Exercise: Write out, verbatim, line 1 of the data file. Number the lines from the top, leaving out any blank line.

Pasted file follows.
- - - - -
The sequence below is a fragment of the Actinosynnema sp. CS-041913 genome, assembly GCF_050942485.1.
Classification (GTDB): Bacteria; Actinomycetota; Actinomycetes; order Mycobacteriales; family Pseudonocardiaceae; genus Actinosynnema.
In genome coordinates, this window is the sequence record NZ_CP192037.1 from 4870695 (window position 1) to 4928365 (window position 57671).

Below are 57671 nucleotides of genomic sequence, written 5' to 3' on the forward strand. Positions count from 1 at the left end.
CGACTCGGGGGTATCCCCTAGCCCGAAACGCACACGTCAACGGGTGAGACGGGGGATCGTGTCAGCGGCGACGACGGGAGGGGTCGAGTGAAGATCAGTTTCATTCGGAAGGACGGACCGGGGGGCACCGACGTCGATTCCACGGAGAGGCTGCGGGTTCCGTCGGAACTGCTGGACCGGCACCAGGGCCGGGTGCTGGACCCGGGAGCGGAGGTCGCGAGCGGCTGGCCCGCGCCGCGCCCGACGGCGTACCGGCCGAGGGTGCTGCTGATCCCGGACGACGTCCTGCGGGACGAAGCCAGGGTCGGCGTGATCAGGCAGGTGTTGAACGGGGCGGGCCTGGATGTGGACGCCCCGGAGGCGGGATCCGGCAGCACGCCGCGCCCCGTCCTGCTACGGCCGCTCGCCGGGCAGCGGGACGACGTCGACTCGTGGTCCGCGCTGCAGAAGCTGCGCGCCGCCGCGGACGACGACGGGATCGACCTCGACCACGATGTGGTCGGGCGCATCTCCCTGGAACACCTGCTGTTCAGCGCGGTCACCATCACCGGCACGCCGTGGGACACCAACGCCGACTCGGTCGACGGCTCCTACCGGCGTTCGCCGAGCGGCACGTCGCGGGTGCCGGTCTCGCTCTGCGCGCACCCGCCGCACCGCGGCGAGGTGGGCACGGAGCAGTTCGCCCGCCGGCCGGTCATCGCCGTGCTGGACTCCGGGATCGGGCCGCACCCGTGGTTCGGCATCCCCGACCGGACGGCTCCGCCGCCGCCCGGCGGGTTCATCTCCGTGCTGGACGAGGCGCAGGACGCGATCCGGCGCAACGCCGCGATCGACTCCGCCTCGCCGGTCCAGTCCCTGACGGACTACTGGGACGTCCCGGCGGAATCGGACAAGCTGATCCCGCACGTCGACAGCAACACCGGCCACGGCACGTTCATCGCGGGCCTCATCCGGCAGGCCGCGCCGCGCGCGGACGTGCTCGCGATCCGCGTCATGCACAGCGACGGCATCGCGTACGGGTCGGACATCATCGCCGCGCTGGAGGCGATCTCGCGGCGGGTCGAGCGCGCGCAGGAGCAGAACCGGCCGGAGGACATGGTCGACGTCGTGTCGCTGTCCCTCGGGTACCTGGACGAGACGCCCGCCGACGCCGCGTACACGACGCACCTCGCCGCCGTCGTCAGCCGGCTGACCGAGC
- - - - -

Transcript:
The sequence below is a fragment of the Actinosynnema sp. CS-041913 genome, assembly GCF_050942485.1.